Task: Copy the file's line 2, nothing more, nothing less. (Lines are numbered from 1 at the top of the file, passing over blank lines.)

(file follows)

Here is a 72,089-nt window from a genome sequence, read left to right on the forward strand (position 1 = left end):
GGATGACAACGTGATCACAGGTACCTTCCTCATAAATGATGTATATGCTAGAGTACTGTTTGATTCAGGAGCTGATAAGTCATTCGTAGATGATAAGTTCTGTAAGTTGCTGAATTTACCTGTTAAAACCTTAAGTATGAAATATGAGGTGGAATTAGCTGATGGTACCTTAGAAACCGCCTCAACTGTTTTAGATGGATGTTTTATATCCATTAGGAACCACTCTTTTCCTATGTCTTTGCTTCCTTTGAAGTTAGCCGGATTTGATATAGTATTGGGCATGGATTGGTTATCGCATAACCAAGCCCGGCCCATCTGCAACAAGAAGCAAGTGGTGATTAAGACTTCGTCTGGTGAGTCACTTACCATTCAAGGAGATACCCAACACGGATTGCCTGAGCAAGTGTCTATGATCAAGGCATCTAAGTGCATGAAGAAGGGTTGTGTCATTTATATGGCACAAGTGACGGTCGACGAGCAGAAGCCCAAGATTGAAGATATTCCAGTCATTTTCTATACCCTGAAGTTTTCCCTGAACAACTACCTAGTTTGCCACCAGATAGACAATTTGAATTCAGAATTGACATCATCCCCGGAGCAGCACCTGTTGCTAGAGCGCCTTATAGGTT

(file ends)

GGATGACAACGTGATCACAGGTACCTTCCTCATAAATGATGTATATGCTAGAGTACTGTTTGATTCAGGAGCTGATAAGTCATTCGTAGATGATAAGTTCTGTAAGTTGCTGAATTTACCTGTTAAAACCTTAAGTATGAAATATGAGGTGGAATTAGCTGATGGTACCTTAGAAACCGCCTCAACTGTTTTAGATGGATGTTTTATATCCATTAGGAACCACTCTTTTCCTATGTCTTTGCTTCCTTTGAAGTTAGCCGGATTTGATATAGTATTGGGCATGGATTGGTTATCGCATAACCAAGCCCGGCCCATCTGCAACAAGAAGCAAGTGGTGATTAAGACTTCGTCTGGTGAGTCACTTACCATTCAAGGAGATACCCAACACGGATTGCCTGAGCAAGTGTCTATGATCAAGGCATCTAAGTGCATGAAGAAGGGTTGTGTCATTTATATGGCACAAGTGACGGTCGACGAGCAGAAGCCCAAGATTGAAGATATTCCAGTCATTTTCTATACCCTGAAGTTTTCCCTGAACAACTACCTAGTTTGCCACCAGATAGACAATTTGAATTCAGAATTGACATCATCCCCGGAGCAGCACCTGTTGCTAGAGCGCCTTATAGGTT